thriftychemist (or others): As far as getting a good mortgage rate--I'm wondering if there are any services that can aggregate the rates for you, or do you have to specifically ask each lender? If it's the latter, what are typically some of the best places to check? Or, are there places that can give you what the quote would be without doing the actual credit check?

I ask because both of us have our credit frozen (due to the whole Equifax debacle; we were both compromised) and I only really feel comfortable doing the single creditor lifts now. :\ Two of the bureaus haven't charged for this (yet), but one does ($10). We've only gotten a quote from one place so far--fixed mortgage rate of 4.625%--and it was the place that my family and friends have used and highly recommended. The rate seems good compared to what the internet says they're going at now, but of course I would like to take advantage of the 45 day window since it sounds like this is a really important and potentially a big cost-saving piece.

REIgal:
I thought the job market here was poor--it's my hometown in a rural area and I've been wanting to move back for years. I thought that I would need to come back with an advanced degree. However, I was hired several months ago without even completing my bachelors into a decently paying job (especially for the area) that has great benefits, pension, etc. I've been told since moving back that the housing market is tight here because this is the county seat and has all the big employers (college, hospital, federal agencies, social services, industry, etc) and a lot of people want to live here. I think renting out a place or reselling would be fairly easy. I've also been told that a lot of people can't afford this town so they live 20-40 miles away and commute. I'm not super willing to do that  but I guess I'm somewhat open to it, for the perfect house/deal. I really want to live here, though. Because it's rural, the area most adjacent to town that I've been seeing having lower housing prices is still about 12-15 miles out of town and I'm a little wary of buying there due to forest fires. I'm not super handy but my husband is (he does light construction and had a job where he was preparing houses for sale before). Thanks for your tip in #5.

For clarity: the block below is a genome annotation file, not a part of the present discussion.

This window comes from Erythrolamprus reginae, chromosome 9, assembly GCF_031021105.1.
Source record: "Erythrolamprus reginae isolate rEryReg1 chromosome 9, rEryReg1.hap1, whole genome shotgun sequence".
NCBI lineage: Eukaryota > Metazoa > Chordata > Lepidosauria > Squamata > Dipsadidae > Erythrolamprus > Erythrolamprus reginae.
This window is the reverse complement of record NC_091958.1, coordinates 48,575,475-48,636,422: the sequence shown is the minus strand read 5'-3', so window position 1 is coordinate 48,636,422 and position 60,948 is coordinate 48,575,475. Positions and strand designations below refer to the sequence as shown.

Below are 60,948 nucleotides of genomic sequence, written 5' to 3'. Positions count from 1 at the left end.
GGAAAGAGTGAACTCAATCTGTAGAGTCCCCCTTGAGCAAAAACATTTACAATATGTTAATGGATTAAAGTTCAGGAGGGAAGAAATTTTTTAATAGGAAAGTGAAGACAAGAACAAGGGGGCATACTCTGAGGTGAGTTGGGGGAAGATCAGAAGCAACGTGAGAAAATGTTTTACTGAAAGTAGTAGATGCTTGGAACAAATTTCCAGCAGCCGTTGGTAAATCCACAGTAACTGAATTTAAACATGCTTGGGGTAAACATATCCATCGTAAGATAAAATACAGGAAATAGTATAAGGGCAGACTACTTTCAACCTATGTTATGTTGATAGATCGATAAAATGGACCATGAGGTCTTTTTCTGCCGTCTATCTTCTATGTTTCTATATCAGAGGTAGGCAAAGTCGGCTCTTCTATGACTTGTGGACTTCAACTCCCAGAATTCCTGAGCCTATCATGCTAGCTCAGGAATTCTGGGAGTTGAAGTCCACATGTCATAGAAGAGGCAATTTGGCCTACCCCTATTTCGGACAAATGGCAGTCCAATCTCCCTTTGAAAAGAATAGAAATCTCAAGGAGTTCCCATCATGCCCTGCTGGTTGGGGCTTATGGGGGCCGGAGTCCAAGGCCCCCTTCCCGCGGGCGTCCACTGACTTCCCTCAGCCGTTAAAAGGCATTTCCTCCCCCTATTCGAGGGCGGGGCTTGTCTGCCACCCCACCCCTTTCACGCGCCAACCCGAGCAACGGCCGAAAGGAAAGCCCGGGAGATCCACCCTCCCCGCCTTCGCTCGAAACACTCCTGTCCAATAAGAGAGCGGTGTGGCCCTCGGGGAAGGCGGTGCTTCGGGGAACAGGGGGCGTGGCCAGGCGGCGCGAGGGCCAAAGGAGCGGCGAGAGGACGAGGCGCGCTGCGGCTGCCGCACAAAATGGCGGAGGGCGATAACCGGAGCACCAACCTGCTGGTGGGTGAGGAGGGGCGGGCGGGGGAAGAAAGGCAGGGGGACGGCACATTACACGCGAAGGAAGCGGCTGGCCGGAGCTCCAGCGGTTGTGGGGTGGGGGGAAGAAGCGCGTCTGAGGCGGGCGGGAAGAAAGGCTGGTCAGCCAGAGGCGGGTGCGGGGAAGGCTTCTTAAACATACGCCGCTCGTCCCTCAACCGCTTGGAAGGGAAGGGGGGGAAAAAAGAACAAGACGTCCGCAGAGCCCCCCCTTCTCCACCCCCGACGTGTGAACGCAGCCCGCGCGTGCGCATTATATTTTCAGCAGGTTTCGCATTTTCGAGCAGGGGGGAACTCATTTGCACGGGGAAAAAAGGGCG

Thanks again everyone, I really do appreciate all the input and all the questions and points everyone has raised so far are helping me define what I really want and giving me new things to consider.

thriftychemist

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Re: First time home buyer
« Reply #9 on: May 10, 2018, 12:27:34 PM »
Hey, for some reason I didn't get notified, or I would have responded earlier. Sorry about that!

As far as shopping for rates goes, I would check with a mortgage broker, preferably a smallish shop that's been in business for a while. Their whole job is to check several lenders and tell you what the current rates are. A really good one should have an option to get a quick idea online without putting in your specific information. I'll admit that I'm a little biased toward brokers, but credit unions can also give excellent rates at times. There may be associated fees or requirements to open a checking account, but if you're saving money over the course of the loan, it can easily be worth it. I'd recommend plugging whatever quotes you get into a loan calculator (there are some good ones at bankrate.com) and seeing how much it will end up charging you over the life of the loan vs. the length of time you plan to stay there. That's the clearest way to see what you should invest up front and how it will affect you in the long term.